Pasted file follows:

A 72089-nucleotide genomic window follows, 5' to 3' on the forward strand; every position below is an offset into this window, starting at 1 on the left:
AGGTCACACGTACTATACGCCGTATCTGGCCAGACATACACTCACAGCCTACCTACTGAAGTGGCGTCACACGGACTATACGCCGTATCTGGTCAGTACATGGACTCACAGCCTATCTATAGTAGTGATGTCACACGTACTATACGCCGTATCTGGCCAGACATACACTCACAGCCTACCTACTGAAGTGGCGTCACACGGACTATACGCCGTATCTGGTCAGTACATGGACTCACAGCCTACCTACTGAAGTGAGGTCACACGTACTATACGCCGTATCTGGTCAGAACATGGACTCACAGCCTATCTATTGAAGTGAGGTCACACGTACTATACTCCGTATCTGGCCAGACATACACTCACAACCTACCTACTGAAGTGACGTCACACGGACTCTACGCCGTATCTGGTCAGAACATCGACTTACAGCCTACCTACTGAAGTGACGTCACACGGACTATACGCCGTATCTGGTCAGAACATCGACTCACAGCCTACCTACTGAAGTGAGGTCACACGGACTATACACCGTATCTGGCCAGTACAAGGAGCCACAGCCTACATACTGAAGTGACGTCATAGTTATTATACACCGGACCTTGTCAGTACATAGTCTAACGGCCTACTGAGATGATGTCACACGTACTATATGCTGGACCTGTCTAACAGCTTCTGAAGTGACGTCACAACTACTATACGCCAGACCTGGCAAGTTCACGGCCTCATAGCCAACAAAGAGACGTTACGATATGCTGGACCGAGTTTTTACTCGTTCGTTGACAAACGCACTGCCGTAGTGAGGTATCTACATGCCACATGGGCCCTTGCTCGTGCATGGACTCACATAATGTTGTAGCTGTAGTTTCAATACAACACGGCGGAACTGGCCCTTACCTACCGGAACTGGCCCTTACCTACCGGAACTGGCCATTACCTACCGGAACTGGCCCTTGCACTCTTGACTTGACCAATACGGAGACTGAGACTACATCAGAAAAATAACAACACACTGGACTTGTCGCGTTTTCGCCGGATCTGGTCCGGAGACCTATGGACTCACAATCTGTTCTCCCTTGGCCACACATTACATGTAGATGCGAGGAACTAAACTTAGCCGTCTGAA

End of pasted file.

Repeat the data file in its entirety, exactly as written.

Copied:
A 72089-nucleotide genomic window follows, 5' to 3' on the forward strand; every position below is an offset into this window, starting at 1 on the left:
AGGTCACACGTACTATACGCCGTATCTGGCCAGACATACACTCACAGCCTACCTACTGAAGTGGCGTCACACGGACTATACGCCGTATCTGGTCAGTACATGGACTCACAGCCTATCTATAGTAGTGATGTCACACGTACTATACGCCGTATCTGGCCAGACATACACTCACAGCCTACCTACTGAAGTGGCGTCACACGGACTATACGCCGTATCTGGTCAGTACATGGACTCACAGCCTACCTACTGAAGTGAGGTCACACGTACTATACGCCGTATCTGGTCAGAACATGGACTCACAGCCTATCTATTGAAGTGAGGTCACACGTACTATACTCCGTATCTGGCCAGACATACACTCACAACCTACCTACTGAAGTGACGTCACACGGACTCTACGCCGTATCTGGTCAGAACATCGACTTACAGCCTACCTACTGAAGTGACGTCACACGGACTATACGCCGTATCTGGTCAGAACATCGACTCACAGCCTACCTACTGAAGTGAGGTCACACGGACTATACACCGTATCTGGCCAGTACAAGGAGCCACAGCCTACATACTGAAGTGACGTCATAGTTATTATACACCGGACCTTGTCAGTACATAGTCTAACGGCCTACTGAGATGATGTCACACGTACTATATGCTGGACCTGTCTAACAGCTTCTGAAGTGACGTCACAACTACTATACGCCAGACCTGGCAAGTTCACGGCCTCATAGCCAACAAAGAGACGTTACGATATGCTGGACCGAGTTTTTACTCGTTCGTTGACAAACGCACTGCCGTAGTGAGGTATCTACATGCCACATGGGCCCTTGCTCGTGCATGGACTCACATAATGTTGTAGCTGTAGTTTCAATACAACACGGCGGAACTGGCCCTTACCTACCGGAACTGGCCCTTACCTACCGGAACTGGCCATTACCTACCGGAACTGGCCCTTGCACTCTTGACTTGACCAATACGGAGACTGAGACTACATCAGAAAAATAACAACACACTGGACTTGTCGCGTTTTCGCCGGATCTGGTCCGGAGACCTATGGACTCACAATCTGTTCTCCCTTGGCCACACATTACATGTAGATGCGAGGAACTAAACTTAGCCGTCTGAA